What is bond or bail? What is cash bail?
As Wisconsin criminal defense and trial attorneys, people contact us all the time with questions about bail or bond, terms which are used almost interchangeably in Wisconsin. The judge set cash bail too high and they can’t post the amount. They want to get out of jail, naturally. What can be done? Or they are out of jail but the judge ordered conditions of release (“bond conditions”) that are disrupting their lives. What can be done?
In Wisconsin, after someone has been arrested he or she is eligible for release under “reasonable conditions” that are designed to do three things: 1) assure the defendant’s appearance in court; 2) protect members of the community from serious bodily harm; 3) prevent the intimidation of witnesses.
Bail, or monetary conditions of release (often referred to as “cash bail”), may be imposed only if the court finds that, as the statute reads, “there is a reasonable basis to believe that bail is necessary to assure appearance in court.” The statute also says that “the judge shall first consider the likelihood of the defendant appearing for trial if released on his or her own recognizance.”
How is cash bail set?
What does all that mean? What factors does a judge take into account before deciding whether to impose cash bail? How does a judge evaluate “the likelihood of the defendant appearing for trial”? Perhaps the most common factors the judge will consider are where the defendant lives, whether there is a history of missed court appearances, and the gravity of the charges.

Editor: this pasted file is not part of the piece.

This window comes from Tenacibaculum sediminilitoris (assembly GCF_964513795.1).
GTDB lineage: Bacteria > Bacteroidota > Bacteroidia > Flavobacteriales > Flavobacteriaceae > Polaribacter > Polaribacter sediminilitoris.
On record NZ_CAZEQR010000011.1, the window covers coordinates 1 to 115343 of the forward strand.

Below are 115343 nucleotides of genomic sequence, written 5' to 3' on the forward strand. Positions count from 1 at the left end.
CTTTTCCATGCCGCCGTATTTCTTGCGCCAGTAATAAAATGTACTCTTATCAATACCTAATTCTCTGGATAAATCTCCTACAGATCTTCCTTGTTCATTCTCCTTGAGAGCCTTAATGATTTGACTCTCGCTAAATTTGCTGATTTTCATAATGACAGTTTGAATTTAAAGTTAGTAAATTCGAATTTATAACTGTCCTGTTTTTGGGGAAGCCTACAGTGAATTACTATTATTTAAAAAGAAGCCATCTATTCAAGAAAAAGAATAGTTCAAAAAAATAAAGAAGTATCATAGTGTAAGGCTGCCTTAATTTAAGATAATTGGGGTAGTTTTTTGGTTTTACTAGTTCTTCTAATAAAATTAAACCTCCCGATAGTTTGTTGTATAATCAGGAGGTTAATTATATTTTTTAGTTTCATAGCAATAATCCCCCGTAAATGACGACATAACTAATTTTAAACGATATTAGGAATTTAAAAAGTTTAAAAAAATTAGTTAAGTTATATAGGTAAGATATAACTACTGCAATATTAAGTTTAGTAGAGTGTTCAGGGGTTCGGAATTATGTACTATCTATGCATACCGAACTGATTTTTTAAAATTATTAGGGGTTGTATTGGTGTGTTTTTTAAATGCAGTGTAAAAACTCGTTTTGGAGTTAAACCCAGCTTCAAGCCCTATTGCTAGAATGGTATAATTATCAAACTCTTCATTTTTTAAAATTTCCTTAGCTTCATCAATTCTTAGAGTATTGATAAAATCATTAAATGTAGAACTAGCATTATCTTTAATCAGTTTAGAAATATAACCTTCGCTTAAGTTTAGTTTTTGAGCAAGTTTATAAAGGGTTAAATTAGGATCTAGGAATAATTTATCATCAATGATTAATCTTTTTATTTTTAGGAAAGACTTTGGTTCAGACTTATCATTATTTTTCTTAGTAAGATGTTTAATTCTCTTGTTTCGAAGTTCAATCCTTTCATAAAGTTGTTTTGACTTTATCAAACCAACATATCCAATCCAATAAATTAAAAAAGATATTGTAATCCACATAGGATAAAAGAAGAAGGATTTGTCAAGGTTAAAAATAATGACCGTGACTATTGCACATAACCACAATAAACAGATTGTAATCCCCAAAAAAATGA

If a defendant lives in the area and has strong ties to the community, the belief is that the defendant will be less likely to flee from the charges. If you’ve lived in the town where you’re charged with a crime for fifteen years, are married, own a home, have children who attend school in town, and have a job in the area, the logic is that you have many factors that tie you strongly to the community, and make it less likely that you will run from the charges or otherwise fail to show up for future court dates. Conversely, if you’re charged with a crime in Dane County, but you live in another state, you have far fewer ties to Wisconsin and the logic is that you may return to your home state and refuse to come back to answer to the charges against you.
Next, the court will likely consider a defendant’s criminal history, including whether there is a history of missing court dates in the past. Somebody with a long criminal history is more likely to get cash bail than somebody with no criminal history. Somebody who has missed court dates on three occasions in the past is very likely to get cash bail. Why? Cash bail is intended to assure that a defendant shows up for future court dates; if you’ve missed court dates in the past, you’re a higher risk to do so again in the future.
The more serious the charges, the more likely the court is to impose cash bail. Why? The more serious the potential consequences a defendant faces, the more likely the defendant is to flee or otherwise try to avoid court to face the charges. That’s the logic.
What happens if the court orders cash bail? What can I do about it?
By law, cash bail is to set only “in the amount found necessary to assure the appearance of the defendant.” The court is also required by statute to consider the ability of the defendant to post cash bail.